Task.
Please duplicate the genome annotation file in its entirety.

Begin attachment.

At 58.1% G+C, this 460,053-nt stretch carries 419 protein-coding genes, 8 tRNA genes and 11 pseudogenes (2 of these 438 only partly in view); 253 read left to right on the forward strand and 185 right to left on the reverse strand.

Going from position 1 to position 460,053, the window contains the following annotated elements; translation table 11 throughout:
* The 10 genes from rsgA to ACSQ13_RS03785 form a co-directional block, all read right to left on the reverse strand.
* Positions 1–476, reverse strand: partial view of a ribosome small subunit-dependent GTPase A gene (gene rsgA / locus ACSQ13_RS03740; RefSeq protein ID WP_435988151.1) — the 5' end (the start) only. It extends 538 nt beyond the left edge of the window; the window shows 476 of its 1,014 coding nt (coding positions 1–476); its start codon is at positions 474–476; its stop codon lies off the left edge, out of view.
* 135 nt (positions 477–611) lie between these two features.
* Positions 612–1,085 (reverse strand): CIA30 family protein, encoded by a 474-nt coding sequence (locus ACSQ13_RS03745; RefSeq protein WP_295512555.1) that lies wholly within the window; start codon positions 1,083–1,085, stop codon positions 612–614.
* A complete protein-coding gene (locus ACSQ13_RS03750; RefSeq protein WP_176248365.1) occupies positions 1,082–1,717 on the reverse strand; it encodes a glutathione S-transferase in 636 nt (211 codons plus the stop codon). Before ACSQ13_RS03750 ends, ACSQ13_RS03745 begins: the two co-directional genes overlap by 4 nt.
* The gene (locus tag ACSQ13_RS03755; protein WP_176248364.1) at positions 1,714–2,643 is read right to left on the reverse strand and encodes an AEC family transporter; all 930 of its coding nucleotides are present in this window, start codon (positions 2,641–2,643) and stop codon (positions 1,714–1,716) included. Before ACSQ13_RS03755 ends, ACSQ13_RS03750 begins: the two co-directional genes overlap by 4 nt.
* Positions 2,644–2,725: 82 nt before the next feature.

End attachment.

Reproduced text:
At 58.1% G+C, this 460,053-nt stretch carries 419 protein-coding genes, 8 tRNA genes and 11 pseudogenes (2 of these 438 only partly in view); 253 read left to right on the forward strand and 185 right to left on the reverse strand.

Going from position 1 to position 460,053, the window contains the following annotated elements; translation table 11 throughout:
* The 10 genes from rsgA to ACSQ13_RS03785 form a co-directional block, all read right to left on the reverse strand.
* Positions 1–476, reverse strand: partial view of a ribosome small subunit-dependent GTPase A gene (gene rsgA / locus ACSQ13_RS03740; RefSeq protein ID WP_435988151.1) — the 5' end (the start) only. It extends 538 nt beyond the left edge of the window; the window shows 476 of its 1,014 coding nt (coding positions 1–476); its start codon is at positions 474–476; its stop codon lies off the left edge, out of view.
* 135 nt (positions 477–611) lie between these two features.
* Positions 612–1,085 (reverse strand): CIA30 family protein, encoded by a 474-nt coding sequence (locus ACSQ13_RS03745; RefSeq protein WP_295512555.1) that lies wholly within the window; start codon positions 1,083–1,085, stop codon positions 612–614.
* A complete protein-coding gene (locus ACSQ13_RS03750; RefSeq protein WP_176248365.1) occupies positions 1,082–1,717 on the reverse strand; it encodes a glutathione S-transferase in 636 nt (211 codons plus the stop codon). Before ACSQ13_RS03750 ends, ACSQ13_RS03745 begins: the two co-directional genes overlap by 4 nt.
* The gene (locus tag ACSQ13_RS03755; protein WP_176248364.1) at positions 1,714–2,643 is read right to left on the reverse strand and encodes an AEC family transporter; all 930 of its coding nucleotides are present in this window, start codon (positions 2,641–2,643) and stop codon (positions 1,714–1,716) included. Before ACSQ13_RS03755 ends, ACSQ13_RS03750 begins: the two co-directional genes overlap by 4 nt.
* Positions 2,644–2,725: 82 nt before the next feature.